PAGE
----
Then there’s Emma (the Old One) – firmly on the shelf to the consternation of her mother Gabriella (who is perhaps the best character in the entire book…), running a successful cake making business, supremely organised and capable, but believing that true happiness can only come by finding a partner of her own. And the family’s completed by father Bear (maybe the second best character in the book…), who gives the very best hugs and sage advice, but struggles with the debilitating impact of ME.

The central premise – the marriage at first sight and everything that comes after – is superbly handled, and that story is threaded through all the twists and turns of everyone else’s lives. The voices of the book are Emma and Connor – both tremendously endearing as you share their inner thoughts and emotions, and yearn for them both to find whatever happiness they can. But more than anything else, this is a story about love and family – there’s a closeness, a fierce and precious love that warms your heart, that makes you wish it was a family you could be part of, that brings a tear to your eye on so many occasions. There are the compulsory sprawling Sunday lunches when Gabriella catches up with their lives (and shares her opinions – whether they want to hear them or not), the Wednesday wine nights when they catch up with each other – and, in between, there’s the Sister App where they share their thoughts (except for those times when they don’t). They might hurt each other at times, intervene and interfere when it’s not invited – but this is a family that loves and forgives, and one I’ll never forget.

This book made me cry at times, to want to leap in and be able to sort things out for them – but, as I couldn’t do that, I’d have been happy just to give a few of them a hug when they were hurting. And I’ve just realised I haven’t mentioned that the book is also extremely funny – if I was a “laugh out loud” person, I’d have done so many times as these very real people behaved as real people do. The book’s ending is perfect, emotional and perfectly judged, absolutely everything I’d hoped for – and the fact that neat bows aren’t tied on every single thread made it feel even more like a slice of real life than it already did. I’d love to spend more time with this wonderful family – if the author ever thinks of writing a sequel, I’ll be first in the queue.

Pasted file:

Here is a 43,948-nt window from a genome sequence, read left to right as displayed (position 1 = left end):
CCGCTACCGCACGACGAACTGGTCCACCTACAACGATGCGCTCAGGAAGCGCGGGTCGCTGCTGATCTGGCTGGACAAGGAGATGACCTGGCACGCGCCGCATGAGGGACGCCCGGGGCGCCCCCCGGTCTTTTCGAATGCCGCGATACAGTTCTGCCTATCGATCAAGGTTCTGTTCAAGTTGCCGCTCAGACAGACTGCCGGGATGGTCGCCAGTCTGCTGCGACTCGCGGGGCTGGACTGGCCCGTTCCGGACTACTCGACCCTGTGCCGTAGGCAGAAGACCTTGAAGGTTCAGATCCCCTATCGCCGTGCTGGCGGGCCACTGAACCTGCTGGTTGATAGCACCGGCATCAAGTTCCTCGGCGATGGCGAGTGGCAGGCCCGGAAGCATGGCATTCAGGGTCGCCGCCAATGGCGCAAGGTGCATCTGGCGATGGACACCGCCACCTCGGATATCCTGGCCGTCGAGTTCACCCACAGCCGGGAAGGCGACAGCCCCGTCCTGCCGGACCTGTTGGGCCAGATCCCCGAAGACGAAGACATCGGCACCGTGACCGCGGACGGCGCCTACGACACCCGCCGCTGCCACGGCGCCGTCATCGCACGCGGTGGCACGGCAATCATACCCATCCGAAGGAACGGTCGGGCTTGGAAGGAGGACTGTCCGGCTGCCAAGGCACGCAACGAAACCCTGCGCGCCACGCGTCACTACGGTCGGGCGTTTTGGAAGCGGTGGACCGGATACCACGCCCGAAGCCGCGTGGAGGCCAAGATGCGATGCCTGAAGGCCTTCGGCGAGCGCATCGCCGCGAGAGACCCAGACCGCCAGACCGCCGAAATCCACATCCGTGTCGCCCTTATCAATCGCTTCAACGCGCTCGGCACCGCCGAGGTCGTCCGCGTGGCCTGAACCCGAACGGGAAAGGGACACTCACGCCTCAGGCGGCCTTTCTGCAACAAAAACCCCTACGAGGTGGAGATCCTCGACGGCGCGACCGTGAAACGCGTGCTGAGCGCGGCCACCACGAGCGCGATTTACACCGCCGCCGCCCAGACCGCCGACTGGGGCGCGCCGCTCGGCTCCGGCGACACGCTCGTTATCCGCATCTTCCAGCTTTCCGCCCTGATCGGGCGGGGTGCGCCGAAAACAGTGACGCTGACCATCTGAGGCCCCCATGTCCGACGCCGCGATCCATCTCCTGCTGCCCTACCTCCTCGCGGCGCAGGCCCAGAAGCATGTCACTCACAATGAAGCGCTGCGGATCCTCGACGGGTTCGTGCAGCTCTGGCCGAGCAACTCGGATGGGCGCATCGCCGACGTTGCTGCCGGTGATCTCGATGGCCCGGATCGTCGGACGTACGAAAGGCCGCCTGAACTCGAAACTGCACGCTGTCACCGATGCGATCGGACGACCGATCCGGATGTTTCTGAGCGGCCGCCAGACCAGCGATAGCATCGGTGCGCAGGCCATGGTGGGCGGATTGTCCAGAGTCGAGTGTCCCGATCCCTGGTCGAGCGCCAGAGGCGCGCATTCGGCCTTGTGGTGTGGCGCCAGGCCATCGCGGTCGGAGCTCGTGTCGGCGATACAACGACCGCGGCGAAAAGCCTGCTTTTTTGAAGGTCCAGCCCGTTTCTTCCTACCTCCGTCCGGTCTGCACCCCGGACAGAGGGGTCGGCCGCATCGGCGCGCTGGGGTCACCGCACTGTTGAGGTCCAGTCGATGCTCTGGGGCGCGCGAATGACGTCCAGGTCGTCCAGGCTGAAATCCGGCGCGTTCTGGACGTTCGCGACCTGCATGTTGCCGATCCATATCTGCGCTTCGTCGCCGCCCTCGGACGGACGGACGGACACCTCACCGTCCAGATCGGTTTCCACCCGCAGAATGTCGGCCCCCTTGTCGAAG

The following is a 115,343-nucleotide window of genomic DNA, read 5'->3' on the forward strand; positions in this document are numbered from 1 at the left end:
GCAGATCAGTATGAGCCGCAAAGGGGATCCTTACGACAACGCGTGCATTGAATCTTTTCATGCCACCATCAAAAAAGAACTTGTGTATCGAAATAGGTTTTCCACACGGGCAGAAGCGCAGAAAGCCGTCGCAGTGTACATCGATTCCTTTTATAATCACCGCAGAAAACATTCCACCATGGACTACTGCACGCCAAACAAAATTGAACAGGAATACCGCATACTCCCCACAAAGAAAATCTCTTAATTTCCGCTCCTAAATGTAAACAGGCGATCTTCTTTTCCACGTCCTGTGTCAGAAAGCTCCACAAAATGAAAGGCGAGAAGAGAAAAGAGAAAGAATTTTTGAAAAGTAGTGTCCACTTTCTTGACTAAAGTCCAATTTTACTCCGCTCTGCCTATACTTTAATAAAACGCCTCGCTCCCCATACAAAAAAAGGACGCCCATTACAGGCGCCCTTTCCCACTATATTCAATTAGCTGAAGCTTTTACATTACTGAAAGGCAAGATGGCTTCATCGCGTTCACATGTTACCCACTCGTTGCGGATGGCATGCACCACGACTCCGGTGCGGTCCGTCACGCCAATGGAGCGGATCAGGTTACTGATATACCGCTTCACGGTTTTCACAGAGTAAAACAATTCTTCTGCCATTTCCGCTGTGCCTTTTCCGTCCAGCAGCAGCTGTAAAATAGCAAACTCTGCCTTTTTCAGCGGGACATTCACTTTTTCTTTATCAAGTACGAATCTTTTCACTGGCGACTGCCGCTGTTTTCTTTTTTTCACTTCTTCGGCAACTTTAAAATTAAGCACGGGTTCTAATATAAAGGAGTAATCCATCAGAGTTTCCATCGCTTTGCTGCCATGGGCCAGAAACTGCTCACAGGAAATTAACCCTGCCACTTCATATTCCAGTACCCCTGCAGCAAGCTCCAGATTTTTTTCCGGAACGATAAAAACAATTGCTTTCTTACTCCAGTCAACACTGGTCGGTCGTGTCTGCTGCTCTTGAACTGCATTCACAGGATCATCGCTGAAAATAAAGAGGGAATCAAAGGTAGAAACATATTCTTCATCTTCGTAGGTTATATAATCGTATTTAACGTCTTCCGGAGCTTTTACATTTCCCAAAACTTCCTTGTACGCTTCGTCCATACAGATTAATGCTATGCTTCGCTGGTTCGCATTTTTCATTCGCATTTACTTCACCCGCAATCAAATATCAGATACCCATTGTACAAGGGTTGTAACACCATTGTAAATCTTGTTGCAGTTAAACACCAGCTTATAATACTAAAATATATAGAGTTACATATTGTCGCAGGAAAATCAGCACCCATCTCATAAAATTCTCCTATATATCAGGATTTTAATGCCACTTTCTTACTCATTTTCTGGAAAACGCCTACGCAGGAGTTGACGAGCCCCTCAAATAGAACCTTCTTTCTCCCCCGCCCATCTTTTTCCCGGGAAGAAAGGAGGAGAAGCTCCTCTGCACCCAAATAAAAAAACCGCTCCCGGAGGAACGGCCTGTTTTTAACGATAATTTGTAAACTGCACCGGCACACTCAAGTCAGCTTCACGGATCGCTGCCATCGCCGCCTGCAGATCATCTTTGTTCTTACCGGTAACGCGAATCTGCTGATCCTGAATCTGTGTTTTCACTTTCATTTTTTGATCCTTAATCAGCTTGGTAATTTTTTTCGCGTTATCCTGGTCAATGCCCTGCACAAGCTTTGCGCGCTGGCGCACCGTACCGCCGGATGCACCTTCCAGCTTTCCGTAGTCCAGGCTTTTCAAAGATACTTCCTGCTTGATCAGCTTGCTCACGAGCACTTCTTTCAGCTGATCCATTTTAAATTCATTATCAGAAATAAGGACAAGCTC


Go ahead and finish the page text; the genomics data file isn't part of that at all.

As the book clearly wasn’t what some readers expected, I wondered if it would help if I made some “if you like x” comparisons. My first thought was Marian Keyes – and yes, I thought this book really was that good, with a very similar feel to her earlier writing. A touch Cathy Kelly maybe (although I haven’t read a book from her in years…), a bit Anna McPartlin (with added Italian touches…), maybe a bit Mhairi McFarlane in the romantic parts? But Beth Moran has a style and presentation all of her own – I really loved this book, and recommend it most highly.

About the author

Beth Moran is the author of four novels, including the bestselling Christmas Every Day. She regularly features on BBC Radio Nottingham and is a trustee of the national women’s network Free Range Chicks. She lives on the outskirts of Sherwood Forest.